It was recently reported that Oracle will begin enforcing commercial terms on customers who thought that they were using free Java software.
The business is running Java software audits to ensure customers are paying for usage. Many companies using Java may not even realise that they should be paying for the software in the first place. Most don’t even realise it’s not free.
The confusion lies with Java Standard Edition, available for download from Oracle’s Website. Java is a programming language and platform for running applications, created in the language.
If you only want to write a Java application, feel ‘free’. The problem arises if you install that application on hundreds of desktops, requiring Microsoft Windows Installer Enterprise JRE Installer, which is not free to use. It does not stop there. There are additional parts and editions of Java that are not free either.
Unmanaged Open Source Software
Unmanaged open source security and compliance risk is reaching epidemic proportions and threatening the very integrity of the software supply chain. As much as 50 percent of the code found in most commercial software packages is open source.
Most software engineers use open source components but do not track what they use, understand their legal obligations for using that code, or the software vulnerability risk it may contain.
Worse yet, most software executives have no idea that this is going on. Many organisations are not properly tracking and monitoring their use of OSS and third-party components and software executives are left in the dark.
Many have difficultly producing a Bill of Materials (BOM) or list of the open source they are using. For companies who do have some components on their list, it is generally a small fraction of the true list of OSS and third-party use.
Research shows that a company’s true list is on average 20 times larger than their current disclosure.
Almost all open source components are governed by a license, with obligations that a company must follow if they are distributing a product containing that component.
These obligations often include passing along the text of the license, copyright statements, and in some cases the source code of the component or complete product.
Yet most organisations are not disclosing the content as required by the licenses.
The two most common issues encountered from this are:
- Not properly managing the use of open source and fulfilling license compliance obligations
- Organisations finding themselves at risk due to vulnerabilities in the open source being used
The first issue often leads to the second. It is impossible to comply with the license requirements if a company does not know what open source and third-party components are used.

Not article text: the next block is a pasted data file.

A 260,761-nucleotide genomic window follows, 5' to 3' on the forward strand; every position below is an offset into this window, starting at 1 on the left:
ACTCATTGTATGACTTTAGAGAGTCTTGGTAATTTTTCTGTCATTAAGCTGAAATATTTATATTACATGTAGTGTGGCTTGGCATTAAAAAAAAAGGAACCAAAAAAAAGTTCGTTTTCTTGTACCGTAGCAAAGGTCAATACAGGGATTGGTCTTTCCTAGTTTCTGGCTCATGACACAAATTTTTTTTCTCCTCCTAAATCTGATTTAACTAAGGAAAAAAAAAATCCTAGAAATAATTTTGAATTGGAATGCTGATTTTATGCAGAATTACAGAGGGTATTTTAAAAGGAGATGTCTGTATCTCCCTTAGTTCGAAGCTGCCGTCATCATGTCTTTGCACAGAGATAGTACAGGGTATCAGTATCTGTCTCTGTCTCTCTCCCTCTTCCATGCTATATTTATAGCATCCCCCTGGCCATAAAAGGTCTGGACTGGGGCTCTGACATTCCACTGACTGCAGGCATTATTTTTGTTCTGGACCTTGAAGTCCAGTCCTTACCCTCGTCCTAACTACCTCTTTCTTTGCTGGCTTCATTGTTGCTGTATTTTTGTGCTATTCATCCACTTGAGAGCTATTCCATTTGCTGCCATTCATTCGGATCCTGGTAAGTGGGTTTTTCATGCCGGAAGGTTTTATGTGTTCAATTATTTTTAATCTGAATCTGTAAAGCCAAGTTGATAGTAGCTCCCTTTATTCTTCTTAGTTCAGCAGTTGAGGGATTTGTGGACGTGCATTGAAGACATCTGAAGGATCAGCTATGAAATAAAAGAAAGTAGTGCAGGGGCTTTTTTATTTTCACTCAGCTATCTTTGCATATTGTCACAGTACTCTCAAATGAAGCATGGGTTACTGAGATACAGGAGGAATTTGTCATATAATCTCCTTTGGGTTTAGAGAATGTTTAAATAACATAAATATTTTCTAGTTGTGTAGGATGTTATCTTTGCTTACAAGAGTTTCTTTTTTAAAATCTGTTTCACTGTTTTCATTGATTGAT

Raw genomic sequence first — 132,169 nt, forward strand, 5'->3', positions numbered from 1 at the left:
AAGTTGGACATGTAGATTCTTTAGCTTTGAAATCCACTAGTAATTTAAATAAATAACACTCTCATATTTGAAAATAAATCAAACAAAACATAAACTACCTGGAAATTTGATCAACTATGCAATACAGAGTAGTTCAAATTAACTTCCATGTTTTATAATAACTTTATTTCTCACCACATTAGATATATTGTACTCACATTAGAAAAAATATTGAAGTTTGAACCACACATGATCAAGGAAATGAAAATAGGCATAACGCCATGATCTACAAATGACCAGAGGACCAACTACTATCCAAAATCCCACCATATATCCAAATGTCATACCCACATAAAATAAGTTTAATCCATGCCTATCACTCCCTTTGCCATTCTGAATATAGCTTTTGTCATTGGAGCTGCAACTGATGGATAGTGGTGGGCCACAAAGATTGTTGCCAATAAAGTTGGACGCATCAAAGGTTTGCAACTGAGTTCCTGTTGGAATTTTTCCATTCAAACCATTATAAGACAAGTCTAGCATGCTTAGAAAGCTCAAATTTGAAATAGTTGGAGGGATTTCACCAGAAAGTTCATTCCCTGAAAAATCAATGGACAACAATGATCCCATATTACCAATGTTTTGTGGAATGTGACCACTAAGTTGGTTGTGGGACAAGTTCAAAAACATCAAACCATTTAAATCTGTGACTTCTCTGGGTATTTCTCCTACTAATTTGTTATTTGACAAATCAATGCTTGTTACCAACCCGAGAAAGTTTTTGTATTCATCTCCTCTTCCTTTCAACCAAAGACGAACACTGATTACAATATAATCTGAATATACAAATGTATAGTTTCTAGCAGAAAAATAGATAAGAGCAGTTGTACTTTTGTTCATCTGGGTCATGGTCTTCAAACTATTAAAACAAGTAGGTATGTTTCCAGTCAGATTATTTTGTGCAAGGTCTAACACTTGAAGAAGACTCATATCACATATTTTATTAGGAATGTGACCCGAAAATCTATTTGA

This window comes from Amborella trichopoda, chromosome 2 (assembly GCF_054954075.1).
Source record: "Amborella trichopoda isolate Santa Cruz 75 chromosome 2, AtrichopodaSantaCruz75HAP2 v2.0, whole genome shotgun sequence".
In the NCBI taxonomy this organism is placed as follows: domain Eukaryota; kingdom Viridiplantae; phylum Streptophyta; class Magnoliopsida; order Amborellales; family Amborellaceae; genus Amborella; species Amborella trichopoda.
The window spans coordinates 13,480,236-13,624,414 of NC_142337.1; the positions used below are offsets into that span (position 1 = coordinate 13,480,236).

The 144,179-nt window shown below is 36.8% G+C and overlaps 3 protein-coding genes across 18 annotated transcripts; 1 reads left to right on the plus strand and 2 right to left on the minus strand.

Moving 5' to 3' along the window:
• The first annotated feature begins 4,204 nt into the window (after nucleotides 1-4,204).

It may also mean that any current or future security vulnerabilities discovered in those software components are not tracked and handled. It is common for OSS components to have new vulnerabilities discovered after they are first shipped.
These vulnerabilities can sit silently in a product until taken advantage of by attackers.
Managing Open Source
The first element of an open source management program is education. The basics of OSS license compliance management needs to be taught at all levels of the organisation, not just at the developer level.
Senior management must be made aware of the license compliance requirements, as well as the need to periodically update products to repair vulnerable open source components.
In many companies, a small team of subject-matter experts across many disciplines can form an Open Source Review Board (OSRB). This team can include technical, legal, IT and management.
The OSRB will help set policies, respond to license compliance and security events and provide training and knowledge to the rest of the company pertaining to open source. The group can be ad-hoc or more tightly structured depending on the maturity and size of a company.
These policies can then be implemented by the development teams. First to comply with all the open source licenses they are using, as well as create a process to discover vulnerable components and release updates as needed.
Software Composition Analysis tools exist to help discover and manage the OSS and third-party content that is being used. These tools can also help automate the process of vulnerability alerting.
Achieving Successful Management
Companies that implement policy, educate employees and roll out a Software Composition Analysis management solution will start to comply with OSS licensing compliance and vulnerability management.
By setting up processes and following OSS best practices, companies can meet community expectations and reduce their exposure to OSS-related vulnerabilities to improve overall security. OSS is free of costs, not free of obligations.